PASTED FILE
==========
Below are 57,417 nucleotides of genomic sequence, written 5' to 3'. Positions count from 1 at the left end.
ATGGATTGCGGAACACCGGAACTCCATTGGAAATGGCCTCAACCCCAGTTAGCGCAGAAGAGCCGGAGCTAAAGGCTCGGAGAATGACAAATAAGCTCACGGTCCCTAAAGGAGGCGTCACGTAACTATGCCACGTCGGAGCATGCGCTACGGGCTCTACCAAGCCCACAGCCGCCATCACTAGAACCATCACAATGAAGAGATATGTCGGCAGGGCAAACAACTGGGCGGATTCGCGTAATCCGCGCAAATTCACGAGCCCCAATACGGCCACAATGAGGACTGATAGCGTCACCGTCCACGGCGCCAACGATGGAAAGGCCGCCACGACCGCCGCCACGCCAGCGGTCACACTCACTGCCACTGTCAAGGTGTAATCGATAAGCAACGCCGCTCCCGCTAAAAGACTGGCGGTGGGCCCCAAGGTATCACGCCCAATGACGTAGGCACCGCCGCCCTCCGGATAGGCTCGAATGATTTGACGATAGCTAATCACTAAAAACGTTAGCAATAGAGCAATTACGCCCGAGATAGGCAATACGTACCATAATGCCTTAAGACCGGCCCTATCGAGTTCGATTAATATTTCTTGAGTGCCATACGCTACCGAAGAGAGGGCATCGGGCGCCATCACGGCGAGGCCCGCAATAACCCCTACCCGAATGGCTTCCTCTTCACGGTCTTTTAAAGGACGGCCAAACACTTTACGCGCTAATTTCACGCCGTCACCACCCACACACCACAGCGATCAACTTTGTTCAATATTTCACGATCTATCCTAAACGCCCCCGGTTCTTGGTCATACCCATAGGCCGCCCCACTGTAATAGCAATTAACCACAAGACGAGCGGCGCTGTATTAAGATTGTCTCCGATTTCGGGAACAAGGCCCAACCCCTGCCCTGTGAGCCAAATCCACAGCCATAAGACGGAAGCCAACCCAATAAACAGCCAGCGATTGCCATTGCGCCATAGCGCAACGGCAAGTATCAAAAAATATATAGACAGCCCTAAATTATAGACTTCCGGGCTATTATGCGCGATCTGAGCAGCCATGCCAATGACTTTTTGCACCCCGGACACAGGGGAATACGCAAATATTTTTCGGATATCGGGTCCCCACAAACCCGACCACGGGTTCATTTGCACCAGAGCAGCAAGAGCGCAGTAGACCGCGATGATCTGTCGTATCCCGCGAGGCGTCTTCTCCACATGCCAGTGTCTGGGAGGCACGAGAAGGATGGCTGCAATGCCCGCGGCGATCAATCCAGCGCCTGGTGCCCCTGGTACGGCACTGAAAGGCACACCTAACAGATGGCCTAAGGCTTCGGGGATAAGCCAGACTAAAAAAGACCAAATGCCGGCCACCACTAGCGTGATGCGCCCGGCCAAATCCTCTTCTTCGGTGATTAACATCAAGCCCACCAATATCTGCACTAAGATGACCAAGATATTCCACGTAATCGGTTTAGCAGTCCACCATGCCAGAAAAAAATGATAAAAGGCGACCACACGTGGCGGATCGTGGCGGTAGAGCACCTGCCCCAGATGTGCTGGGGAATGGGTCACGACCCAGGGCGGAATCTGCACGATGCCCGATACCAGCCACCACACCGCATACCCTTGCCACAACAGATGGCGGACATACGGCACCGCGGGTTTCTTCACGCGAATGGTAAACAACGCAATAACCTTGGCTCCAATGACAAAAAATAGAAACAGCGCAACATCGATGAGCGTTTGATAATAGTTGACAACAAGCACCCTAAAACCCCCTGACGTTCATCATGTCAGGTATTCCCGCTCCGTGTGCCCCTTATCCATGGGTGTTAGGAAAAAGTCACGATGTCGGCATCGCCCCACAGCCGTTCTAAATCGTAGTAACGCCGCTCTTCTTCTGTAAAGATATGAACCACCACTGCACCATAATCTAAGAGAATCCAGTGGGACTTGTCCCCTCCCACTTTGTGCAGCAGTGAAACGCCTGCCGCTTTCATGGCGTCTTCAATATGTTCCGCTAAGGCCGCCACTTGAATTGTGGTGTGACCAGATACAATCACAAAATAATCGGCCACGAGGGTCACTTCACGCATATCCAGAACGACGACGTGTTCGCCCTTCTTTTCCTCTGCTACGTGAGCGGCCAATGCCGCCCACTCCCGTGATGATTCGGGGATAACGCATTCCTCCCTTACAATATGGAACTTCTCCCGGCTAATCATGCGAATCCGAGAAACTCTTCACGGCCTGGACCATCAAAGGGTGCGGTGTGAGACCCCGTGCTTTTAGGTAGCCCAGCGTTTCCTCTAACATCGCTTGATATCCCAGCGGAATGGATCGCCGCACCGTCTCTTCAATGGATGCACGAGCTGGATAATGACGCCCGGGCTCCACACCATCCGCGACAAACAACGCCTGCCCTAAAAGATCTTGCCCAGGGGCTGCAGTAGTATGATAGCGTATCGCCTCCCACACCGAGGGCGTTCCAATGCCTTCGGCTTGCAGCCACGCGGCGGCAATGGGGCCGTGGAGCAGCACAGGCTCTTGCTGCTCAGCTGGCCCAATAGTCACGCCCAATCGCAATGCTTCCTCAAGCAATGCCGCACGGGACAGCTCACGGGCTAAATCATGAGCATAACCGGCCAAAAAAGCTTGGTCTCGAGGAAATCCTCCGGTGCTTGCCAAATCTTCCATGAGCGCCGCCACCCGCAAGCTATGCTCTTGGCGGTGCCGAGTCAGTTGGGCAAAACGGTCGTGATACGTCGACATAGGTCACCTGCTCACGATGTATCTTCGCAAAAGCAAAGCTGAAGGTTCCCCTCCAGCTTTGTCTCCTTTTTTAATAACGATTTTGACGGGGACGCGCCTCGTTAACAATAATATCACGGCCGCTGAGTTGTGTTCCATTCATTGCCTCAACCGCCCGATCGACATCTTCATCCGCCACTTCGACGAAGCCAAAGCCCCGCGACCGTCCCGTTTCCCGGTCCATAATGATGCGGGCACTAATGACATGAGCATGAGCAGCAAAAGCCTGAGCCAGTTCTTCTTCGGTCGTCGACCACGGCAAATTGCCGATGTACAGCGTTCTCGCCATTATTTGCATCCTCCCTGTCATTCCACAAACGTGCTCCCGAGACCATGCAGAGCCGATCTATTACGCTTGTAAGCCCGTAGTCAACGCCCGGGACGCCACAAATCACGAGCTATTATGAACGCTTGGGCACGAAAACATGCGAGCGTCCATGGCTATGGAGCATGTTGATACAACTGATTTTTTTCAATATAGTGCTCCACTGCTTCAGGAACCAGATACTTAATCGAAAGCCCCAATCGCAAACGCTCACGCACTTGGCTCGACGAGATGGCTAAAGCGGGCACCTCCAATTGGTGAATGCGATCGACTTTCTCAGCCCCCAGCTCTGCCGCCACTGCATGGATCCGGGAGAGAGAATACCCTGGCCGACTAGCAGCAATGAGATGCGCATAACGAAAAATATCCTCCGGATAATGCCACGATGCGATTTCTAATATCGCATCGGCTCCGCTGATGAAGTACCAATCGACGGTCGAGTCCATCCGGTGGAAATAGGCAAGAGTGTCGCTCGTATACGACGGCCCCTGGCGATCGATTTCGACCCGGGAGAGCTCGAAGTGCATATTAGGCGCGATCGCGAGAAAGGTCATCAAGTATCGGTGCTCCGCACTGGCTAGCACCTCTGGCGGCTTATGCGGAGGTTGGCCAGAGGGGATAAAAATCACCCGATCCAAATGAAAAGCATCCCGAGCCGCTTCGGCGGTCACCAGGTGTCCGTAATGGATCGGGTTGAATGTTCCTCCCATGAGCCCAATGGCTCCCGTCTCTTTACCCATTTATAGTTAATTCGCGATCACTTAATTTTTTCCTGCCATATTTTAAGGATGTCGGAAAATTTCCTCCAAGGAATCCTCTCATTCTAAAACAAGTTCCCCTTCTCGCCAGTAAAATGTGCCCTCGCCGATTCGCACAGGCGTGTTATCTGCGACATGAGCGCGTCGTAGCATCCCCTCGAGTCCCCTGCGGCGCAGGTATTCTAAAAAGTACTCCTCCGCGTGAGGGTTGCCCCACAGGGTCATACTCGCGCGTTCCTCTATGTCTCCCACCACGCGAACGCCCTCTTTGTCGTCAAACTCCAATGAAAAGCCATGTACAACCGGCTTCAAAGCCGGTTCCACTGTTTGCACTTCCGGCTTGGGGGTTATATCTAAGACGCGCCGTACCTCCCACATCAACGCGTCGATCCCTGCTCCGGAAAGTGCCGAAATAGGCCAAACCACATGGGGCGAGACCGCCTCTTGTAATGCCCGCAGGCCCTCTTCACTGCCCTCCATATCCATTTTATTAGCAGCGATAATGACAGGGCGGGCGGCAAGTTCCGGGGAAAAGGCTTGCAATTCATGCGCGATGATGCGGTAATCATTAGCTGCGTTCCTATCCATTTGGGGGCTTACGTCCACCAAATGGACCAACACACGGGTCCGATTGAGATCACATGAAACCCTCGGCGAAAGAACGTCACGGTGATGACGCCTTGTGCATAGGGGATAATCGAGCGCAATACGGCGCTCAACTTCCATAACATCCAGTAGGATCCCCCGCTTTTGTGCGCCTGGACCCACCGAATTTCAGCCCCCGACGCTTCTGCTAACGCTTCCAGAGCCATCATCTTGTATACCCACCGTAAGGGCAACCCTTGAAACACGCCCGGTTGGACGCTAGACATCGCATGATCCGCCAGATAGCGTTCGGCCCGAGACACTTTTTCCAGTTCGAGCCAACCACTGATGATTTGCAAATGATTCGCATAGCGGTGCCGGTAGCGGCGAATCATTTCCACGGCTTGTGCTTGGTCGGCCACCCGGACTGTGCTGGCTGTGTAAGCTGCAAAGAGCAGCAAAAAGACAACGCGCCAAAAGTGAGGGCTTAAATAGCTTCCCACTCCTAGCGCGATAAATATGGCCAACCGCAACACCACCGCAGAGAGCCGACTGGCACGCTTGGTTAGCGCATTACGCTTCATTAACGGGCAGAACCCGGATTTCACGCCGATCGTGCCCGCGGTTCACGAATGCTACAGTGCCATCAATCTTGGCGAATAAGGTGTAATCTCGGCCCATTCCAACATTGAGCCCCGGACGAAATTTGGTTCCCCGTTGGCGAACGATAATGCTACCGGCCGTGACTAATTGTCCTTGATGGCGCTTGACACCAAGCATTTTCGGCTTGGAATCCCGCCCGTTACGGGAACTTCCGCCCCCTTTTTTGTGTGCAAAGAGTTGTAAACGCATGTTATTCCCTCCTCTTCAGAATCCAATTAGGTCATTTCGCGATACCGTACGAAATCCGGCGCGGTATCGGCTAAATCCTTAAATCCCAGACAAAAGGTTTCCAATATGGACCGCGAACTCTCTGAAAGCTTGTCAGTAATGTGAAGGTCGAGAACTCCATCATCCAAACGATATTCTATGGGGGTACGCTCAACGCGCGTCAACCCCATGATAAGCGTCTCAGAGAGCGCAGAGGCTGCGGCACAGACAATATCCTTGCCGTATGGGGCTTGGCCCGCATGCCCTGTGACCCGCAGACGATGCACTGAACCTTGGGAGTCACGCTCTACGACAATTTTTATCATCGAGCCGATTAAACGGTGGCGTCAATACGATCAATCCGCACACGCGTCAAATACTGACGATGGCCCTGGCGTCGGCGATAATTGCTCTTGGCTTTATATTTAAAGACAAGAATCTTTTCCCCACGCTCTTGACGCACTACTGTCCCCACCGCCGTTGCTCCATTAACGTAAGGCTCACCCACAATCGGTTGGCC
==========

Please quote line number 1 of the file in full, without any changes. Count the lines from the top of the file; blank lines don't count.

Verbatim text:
Below are 57,417 nucleotides of genomic sequence, written 5' to 3'. Positions count from 1 at the left end.